March 15, 2022. 53°F/12°C
We’re in the Republic of Croatia today (HRVATSKA in the Croatian language), homeland of one of my favourite people: my very dear friend Josie!
Split is just the first Croatian city on our itinerary; after detouring to Venice for a couple of days, we’ll return to Zadar and Dubrovnik.
As we did in Kotor, we booked two tours here: the included city walking tour, and an afternoon tour of the Meštrović Sculpture Gallery and Diocletian Palace.
Croatia’s currency, until they convert to the Euro sometime later this year, is the Kuna, which is divided into 100 Lipa. The Kuna is a local furry marten, and the currency was originally based on the value of that animal’s pelts (not its ”pellets” as our poor Cruise Director was tricked into telling us – eww). The Lipa is a sacred Slavic tree, known to us as the linden. Based on our original cruise itinerary we brought US dollars with us. Since then we’ve purchased a few Euros. We don’t intend to buy Kunas, since they cannot be used – or exchanged – outside Croatia, so hopefully our guides will not be unhappy with tips in USD.
I think this morning’s tour was the best included tour we’ve taken on this trip to date. Our guide, Vedran, was the retired head of the Croatian Tourist Board and is still a lecturer on tourism at the university in Split. His breadth of knowledge – and the stories that he used to share the city’s history – were outstanding.
Most of our tour was in the Diocletian Palace, which is a complex of 7.5 acres, or over 300,000 square feet, that incorporated the Emperor’s living quarters, temples, his mausoleum, and housing for guards, slaves, and servants . The Palace complex takes up about 60% of the old town area of Split.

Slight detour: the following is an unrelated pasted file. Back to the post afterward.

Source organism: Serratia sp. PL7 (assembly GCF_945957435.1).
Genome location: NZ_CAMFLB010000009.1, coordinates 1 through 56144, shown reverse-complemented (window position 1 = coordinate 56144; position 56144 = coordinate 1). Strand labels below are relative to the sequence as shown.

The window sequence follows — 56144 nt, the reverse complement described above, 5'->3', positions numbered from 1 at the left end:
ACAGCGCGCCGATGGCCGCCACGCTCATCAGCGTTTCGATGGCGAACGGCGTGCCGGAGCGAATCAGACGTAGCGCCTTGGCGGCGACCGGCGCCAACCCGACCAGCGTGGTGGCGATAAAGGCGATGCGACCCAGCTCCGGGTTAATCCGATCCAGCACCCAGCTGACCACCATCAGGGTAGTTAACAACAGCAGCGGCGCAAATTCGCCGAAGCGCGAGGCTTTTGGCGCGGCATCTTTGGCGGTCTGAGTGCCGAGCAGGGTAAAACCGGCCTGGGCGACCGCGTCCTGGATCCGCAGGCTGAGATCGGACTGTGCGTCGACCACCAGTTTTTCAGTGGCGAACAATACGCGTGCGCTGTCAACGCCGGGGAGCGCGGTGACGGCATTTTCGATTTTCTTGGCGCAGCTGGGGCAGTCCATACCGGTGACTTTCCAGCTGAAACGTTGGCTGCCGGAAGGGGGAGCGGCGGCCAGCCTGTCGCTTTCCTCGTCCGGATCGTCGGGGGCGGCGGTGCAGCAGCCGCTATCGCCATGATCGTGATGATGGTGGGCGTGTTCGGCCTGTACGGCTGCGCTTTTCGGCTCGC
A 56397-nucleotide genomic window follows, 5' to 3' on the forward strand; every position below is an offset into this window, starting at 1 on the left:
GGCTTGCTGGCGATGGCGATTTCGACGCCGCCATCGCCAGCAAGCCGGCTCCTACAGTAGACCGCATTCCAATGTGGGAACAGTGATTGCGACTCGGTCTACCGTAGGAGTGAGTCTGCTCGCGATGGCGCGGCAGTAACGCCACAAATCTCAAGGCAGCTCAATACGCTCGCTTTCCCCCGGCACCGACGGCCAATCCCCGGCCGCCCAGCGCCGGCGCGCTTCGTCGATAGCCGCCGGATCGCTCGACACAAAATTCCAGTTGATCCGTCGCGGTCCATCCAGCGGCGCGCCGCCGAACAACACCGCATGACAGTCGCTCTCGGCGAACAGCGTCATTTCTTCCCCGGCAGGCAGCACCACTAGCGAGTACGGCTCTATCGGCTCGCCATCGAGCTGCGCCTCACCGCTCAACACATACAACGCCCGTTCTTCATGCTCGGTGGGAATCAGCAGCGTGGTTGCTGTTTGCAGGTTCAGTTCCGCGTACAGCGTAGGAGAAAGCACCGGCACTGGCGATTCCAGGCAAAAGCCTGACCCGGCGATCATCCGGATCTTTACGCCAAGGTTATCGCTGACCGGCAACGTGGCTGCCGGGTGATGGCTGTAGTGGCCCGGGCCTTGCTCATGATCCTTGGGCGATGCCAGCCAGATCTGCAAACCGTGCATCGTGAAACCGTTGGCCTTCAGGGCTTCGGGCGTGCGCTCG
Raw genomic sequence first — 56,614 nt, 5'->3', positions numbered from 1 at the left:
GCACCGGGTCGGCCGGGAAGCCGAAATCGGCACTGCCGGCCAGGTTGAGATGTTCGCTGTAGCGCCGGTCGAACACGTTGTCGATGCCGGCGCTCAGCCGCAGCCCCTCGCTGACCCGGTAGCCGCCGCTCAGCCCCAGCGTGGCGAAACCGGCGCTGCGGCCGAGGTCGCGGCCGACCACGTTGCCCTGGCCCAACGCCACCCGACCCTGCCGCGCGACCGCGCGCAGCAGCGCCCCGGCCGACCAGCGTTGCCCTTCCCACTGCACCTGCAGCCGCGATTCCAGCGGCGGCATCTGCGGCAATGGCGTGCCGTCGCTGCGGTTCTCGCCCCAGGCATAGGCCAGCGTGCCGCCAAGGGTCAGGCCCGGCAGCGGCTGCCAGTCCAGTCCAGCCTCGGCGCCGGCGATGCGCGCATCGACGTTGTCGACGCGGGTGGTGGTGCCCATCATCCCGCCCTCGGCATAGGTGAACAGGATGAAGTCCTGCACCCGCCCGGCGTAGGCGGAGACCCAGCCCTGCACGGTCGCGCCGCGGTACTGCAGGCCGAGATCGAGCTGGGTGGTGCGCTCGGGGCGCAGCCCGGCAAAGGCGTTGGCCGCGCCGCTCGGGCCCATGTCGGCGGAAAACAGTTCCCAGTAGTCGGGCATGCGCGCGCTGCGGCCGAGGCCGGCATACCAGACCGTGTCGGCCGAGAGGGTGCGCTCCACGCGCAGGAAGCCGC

We entered through the Brass Gate, the only single set of gates to the palace, since they originally opened directly onto the water and could only be approached by boat. The Gold Gate, Silver Gate, and Iron Gate were all double gates with a “holding room” between the two gates in which intruders could be easily dispatched from the towers above.
What was really interesting about the complex was that since its construction between 295 and 305 AD (accomplished in just 10 years using the labour of 90,000 enslaved people from all over the Roman Empire), it has been almost continuously occupied, making it a “living” monument.
Entering the palace is like stepping into history – and yet also not, since the cellar is full of souvenir stalls, and the windows often have laundry drying in them.
Vedran explained that after the palace was almost ruined by attacking Avars in 615AD, the people of the nearby destroyed city of Solin took refuge in the remains and incorporated them into their homes, which to this day sport Roman columns, flooring, and decoration. In that way, our guide said, “the palace saved the people, and the people saved the palace”. Today there are over 1000 people living within the palace walls, in a range of poor (rundown) to middle class (renovated) apartments. It’s interesting that the palace is not a “museum”, but rather just part of the old city.